James Monroe Ingalls

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James Monroe Ingalls

James Monroe Ingalls (January 25, 1837 – May 1, 1927) was an American soldier and an authority on ballistics. His tabulations on ballistics was the authoritative source for over 100 years.

Early life[edit]

Ingalls was born January 25, 1837, in Sutton Township, Caledonia County, Vermont. He was the youngest of 9 children of James Ingalls (circa 1792-1866) and Mary Cass (circa 1797-1883). His parents are buried in Forest Hill Cemetery, Madison, Dane County, Wisconsin. He had a sister, Jane Margaret Ingalls (1821–1920), who married Estes Wilson. Jane Ingalls Wilson was one of the first female physicians in Wisconsin.

Ingalls spent his childhood in Clinton, Massachusetts. He worked as an errand boy at Lancaster Mills and graduated from Clinton High School in 1856.

Civil War[edit]

James Monroe Ingalls moved to Madison, Wisconsin, with his parents in about 1856. He was a professor of mathematics in the Evansville Seminary, Wisconsin, 1860-1863. He enlisted in the regular army on January 2, 1864, during the Civil War, and was assigned to the 16th Infantry. He was promoted corporal and served as commissary and quartermaster-sergeant until May 21, 1865. He was promoted 2d and 1st lieutenant on May 3, 1865, accepting the promotions on May 21, 1865. On April 17, 1869, he was transferred to the 2d Infantry; on January 1, 1871, to the 1st artillery. He was Commandant of Cadets and Professor of Military Science and Tactics and Mathematics at West Virginia University 1877-78. He was a very popular professor. He was promoted captain of artillery on July 1, 1880; major on June 1, 1897, and lieutenant-colonel on October 5, 1900. He served in Tennessee, Alabama, Georgia and other points in the south between 1864 and 1871, and was then sent to the artillery school at Fort Monroe, graduating in the class of 1872. He was then stationed successively at Plattsburgh Barracks, and Forts Jefferson and Barrancas, and, in July 1880, was assigned to the command of Battery A, Governor's Island, New York Harbor, and thence transferred to San Francisco Harbor, where he served until ordered to Battery G at Fort Munroe 1882. He suggested and organized the department of ballistics at the artillery school, Fort Monroe, and was made the first instructor on December 19, 1882, which position he held until the school suspended operations in spring 1898 because of the Spanish–American War. He was also senior instructor in practical artillery exercises, class of 1884; in engineering, class of 1888; in electricity and defensive torpedoes, classes of 1884, 1886, 1888 and 1890; and in signaling, 1884-88. Lieutenant Colonel Ingalls retired from the Army in 1901. In 1904, he was made colonel retired. Ingalls died on May 1, 1927 in Providence, Rhode Island, and is buried in Cedar Grove Cemetery, New London, Connecticut.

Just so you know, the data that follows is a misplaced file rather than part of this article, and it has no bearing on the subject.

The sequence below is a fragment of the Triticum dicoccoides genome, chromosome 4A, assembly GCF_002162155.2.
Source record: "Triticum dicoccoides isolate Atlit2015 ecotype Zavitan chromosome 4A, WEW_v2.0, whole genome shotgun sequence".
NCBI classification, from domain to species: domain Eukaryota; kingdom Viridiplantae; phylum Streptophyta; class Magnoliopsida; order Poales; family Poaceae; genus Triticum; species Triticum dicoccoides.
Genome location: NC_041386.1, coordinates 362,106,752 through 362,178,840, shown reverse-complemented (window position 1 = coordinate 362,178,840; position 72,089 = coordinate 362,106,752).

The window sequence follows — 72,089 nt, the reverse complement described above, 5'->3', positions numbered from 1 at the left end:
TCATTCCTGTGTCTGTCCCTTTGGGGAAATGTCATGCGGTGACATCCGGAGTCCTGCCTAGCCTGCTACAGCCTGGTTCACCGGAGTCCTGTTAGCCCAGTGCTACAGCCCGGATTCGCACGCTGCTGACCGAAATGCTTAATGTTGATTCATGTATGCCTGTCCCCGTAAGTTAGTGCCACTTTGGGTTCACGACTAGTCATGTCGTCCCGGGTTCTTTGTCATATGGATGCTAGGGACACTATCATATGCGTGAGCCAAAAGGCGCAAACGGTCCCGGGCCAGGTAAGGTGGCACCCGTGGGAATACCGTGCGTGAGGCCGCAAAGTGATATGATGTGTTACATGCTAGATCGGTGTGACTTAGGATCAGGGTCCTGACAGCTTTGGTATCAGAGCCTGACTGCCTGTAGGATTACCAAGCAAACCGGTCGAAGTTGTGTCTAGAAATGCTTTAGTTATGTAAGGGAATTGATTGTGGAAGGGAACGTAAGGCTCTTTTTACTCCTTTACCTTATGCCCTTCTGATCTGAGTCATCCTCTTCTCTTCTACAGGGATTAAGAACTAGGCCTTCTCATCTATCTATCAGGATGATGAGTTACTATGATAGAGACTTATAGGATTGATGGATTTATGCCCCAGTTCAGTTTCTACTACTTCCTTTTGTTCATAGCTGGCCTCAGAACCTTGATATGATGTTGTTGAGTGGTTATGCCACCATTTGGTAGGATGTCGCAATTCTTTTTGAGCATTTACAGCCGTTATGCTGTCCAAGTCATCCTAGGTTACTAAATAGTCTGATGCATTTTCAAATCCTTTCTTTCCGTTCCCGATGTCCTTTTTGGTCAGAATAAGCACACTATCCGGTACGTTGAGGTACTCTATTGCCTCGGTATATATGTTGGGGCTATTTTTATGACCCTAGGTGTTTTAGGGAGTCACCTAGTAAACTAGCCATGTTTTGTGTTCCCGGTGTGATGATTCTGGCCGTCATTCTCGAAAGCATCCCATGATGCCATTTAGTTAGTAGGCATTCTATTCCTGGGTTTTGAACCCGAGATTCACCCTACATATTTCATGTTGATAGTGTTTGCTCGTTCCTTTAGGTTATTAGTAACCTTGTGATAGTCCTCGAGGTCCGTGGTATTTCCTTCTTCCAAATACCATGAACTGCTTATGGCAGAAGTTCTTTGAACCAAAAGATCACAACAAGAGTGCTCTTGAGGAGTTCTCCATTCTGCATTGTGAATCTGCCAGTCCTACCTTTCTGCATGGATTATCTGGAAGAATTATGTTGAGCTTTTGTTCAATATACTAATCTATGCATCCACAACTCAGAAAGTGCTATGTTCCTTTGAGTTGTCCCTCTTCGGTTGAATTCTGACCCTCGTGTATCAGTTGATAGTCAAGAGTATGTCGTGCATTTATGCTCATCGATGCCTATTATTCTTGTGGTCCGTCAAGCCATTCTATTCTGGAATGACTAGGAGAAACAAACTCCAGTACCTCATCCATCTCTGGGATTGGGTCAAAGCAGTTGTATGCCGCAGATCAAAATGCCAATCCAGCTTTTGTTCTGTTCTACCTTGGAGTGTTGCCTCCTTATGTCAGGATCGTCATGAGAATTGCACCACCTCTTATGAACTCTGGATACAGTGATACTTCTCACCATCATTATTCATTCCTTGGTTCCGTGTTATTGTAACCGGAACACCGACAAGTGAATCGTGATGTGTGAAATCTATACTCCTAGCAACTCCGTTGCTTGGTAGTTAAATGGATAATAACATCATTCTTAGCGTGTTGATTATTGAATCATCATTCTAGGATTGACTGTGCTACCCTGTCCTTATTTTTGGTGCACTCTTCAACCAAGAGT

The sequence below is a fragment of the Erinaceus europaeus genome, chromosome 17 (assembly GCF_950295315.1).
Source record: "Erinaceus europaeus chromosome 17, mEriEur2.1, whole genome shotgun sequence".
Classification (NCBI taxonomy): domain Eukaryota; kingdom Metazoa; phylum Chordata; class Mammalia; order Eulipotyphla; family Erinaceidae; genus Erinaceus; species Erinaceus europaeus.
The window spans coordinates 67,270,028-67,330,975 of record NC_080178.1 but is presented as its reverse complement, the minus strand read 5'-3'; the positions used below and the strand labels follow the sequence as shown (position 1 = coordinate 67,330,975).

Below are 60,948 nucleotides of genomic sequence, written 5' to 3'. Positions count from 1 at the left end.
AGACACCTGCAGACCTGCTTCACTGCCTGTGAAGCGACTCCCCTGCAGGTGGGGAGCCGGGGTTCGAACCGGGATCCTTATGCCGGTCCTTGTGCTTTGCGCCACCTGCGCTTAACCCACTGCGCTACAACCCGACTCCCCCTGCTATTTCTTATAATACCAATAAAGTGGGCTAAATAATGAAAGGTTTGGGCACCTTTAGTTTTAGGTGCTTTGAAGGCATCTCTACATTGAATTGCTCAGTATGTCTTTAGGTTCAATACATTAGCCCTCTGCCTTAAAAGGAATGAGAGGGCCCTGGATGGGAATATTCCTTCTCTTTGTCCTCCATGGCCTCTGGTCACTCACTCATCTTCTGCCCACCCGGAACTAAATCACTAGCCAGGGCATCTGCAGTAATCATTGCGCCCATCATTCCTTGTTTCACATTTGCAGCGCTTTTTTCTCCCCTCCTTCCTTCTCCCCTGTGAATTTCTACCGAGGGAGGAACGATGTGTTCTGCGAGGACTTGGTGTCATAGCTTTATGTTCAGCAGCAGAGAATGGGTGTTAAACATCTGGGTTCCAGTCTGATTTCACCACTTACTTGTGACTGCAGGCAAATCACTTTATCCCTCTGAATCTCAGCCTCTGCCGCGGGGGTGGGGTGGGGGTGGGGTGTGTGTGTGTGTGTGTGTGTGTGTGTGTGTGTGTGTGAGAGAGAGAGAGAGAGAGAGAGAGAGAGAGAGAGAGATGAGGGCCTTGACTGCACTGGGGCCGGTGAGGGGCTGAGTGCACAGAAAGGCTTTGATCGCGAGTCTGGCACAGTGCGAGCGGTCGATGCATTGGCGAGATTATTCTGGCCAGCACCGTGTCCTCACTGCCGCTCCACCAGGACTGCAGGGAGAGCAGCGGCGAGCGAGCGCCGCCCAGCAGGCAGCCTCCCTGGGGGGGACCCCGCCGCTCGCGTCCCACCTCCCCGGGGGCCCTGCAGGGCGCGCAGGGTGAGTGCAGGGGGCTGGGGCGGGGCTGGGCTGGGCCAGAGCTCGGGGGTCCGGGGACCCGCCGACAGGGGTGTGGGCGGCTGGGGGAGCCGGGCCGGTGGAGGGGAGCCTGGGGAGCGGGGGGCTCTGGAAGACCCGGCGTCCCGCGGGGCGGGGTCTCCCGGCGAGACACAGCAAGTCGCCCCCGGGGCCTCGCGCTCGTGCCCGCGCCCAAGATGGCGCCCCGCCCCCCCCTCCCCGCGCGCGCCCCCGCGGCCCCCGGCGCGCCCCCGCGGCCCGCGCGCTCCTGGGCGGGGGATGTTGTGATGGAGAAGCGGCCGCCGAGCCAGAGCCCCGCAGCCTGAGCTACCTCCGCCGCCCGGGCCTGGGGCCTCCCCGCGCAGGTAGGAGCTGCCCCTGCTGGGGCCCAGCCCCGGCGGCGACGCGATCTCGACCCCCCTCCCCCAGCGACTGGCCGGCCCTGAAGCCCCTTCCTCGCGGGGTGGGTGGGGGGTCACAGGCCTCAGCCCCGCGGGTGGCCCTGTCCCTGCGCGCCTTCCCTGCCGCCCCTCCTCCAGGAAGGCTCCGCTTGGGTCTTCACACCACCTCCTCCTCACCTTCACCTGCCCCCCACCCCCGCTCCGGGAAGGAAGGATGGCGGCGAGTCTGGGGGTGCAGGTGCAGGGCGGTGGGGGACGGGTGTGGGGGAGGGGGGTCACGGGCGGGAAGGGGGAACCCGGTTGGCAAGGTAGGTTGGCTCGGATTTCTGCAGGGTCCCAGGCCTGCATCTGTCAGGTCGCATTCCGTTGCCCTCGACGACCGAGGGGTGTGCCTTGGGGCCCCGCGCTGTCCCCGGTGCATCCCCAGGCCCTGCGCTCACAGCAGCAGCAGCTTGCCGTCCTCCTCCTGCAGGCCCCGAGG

Author A. J. Bastarache has called Colonel Ingalls the "Father of Ballistics" for his pioneering research that contributed to America's military successes through the 20th century.

Family life[edit]

Ingalls married Elizabeth Niles, daughter of John S. Niles and Elizabeth Lilly, in July 1860, in Dane County, Wisconsin. She was born in 1841 in Leon, Cattaraugus County, New York, and died on July 28, 1875 of typhoid fever at Fort Barrancas, Escambia County, Florida, and is buried in the national cemetery there. They had two children. Their son, Arthur Niles Ingalls (1861–1875), also died of typhoid fever and is buried with his mother. Their daughter, Hilda Eliza Ingalls (born September 1868 in McPhersonburg, Virginia) married Joel Randall Burrow in 1889. He later became the Secretary of State of the State of Kansas. Hilda died on November 4, 1908, and is buried at Fairview Cemetery, Smith Center, Kansas.

Ingalls married a second time on July 17, 1877, in New London, Connecticut, to Harriet Elizabeth Thurston, daughter of Benjamin Babcock Thurston, who had been Lieutenant Governor of Rhode Island. They had one child, Fanny Thurston Ingalls, who never married.


  • Exterior Ballistics (1883, 1885, 1886)
  • Ballistic Machines (1885)
  • Handbook of Problems in Exterior Ballistics (1890; 1901)
  • Ballistic Tables (1891; 1900)
  • Interior Ballistics (1894; third edition, 1912)
  • Ballistics for the Instruction of Artillery Gunners (1893)


  • "COLONEL JAMES M. INGALLS, Veteran of Two Wars and Expert on Ballistics Dies at 90." New York Times, May 2, 1927.
  • Charles Burleigh, The Genealogy and History of the Ingalls Family in America, 1903.
  • Francis B Heitman, Historical Register & Dictionary of the United States Army, 1789–1903. Published 1903.
  • The History of the State of Rhode Island and Providence Plantation: Biographical. American Historical Society, Inc., 1920.
  • A. J. Bastarache, "An Extraordinary Town, How one of America's smallest towns shaped the world". the author summarizes Ingalls's accomplishments and history as the "Father of Ballistics".